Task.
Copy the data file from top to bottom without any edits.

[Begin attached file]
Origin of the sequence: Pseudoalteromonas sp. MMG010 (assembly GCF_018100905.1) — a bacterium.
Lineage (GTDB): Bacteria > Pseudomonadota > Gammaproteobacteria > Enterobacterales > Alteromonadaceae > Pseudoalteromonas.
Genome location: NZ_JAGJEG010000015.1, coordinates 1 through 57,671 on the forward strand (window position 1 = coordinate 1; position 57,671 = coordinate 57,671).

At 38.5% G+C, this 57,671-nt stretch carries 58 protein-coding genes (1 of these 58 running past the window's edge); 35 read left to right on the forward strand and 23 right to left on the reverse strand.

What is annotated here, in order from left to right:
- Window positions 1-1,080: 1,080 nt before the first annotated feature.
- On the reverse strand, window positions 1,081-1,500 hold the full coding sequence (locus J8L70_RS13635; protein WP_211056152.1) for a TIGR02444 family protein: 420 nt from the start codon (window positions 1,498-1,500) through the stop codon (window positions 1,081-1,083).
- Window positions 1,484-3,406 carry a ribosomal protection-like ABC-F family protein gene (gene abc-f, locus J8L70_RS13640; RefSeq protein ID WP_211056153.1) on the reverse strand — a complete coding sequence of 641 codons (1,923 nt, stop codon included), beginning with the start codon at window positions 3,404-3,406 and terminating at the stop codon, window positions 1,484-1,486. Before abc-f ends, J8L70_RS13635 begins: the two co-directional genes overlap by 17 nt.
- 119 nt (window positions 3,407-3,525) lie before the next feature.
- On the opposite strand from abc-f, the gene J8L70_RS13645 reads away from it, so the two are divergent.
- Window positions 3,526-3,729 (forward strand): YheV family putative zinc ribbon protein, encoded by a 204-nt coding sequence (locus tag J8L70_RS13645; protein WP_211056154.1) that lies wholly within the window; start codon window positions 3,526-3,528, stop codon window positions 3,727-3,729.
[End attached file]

Origin of the sequence: Pseudoalteromonas sp. MMG010 (assembly GCF_018100905.1) — a bacterium.
Lineage (GTDB): Bacteria > Pseudomonadota > Gammaproteobacteria > Enterobacterales > Alteromonadaceae > Pseudoalteromonas.
Genome location: NZ_JAGJEG010000015.1, coordinates 1 through 57,671 on the forward strand (window position 1 = coordinate 1; position 57,671 = coordinate 57,671).

At 38.5% G+C, this 57,671-nt stretch carries 58 protein-coding genes (1 of these 58 running past the window's edge); 35 read left to right on the forward strand and 23 right to left on the reverse strand.

What is annotated here, in order from left to right:
- Window positions 1-1,080: 1,080 nt before the first annotated feature.
- On the reverse strand, window positions 1,081-1,500 hold the full coding sequence (locus J8L70_RS13635; protein WP_211056152.1) for a TIGR02444 family protein: 420 nt from the start codon (window positions 1,498-1,500) through the stop codon (window positions 1,081-1,083).
- Window positions 1,484-3,406 carry a ribosomal protection-like ABC-F family protein gene (gene abc-f, locus J8L70_RS13640; RefSeq protein ID WP_211056153.1) on the reverse strand — a complete coding sequence of 641 codons (1,923 nt, stop codon included), beginning with the start codon at window positions 3,404-3,406 and terminating at the stop codon, window positions 1,484-1,486. Before abc-f ends, J8L70_RS13635 begins: the two co-directional genes overlap by 17 nt.
- 119 nt (window positions 3,407-3,525) lie before the next feature.
- On the opposite strand from abc-f, the gene J8L70_RS13645 reads away from it, so the two are divergent.
- Window positions 3,526-3,729 (forward strand): YheV family putative zinc ribbon protein, encoded by a 204-nt coding sequence (locus tag J8L70_RS13645; protein WP_211056154.1) that lies wholly within the window; start codon window positions 3,526-3,528, stop codon window positions 3,727-3,729.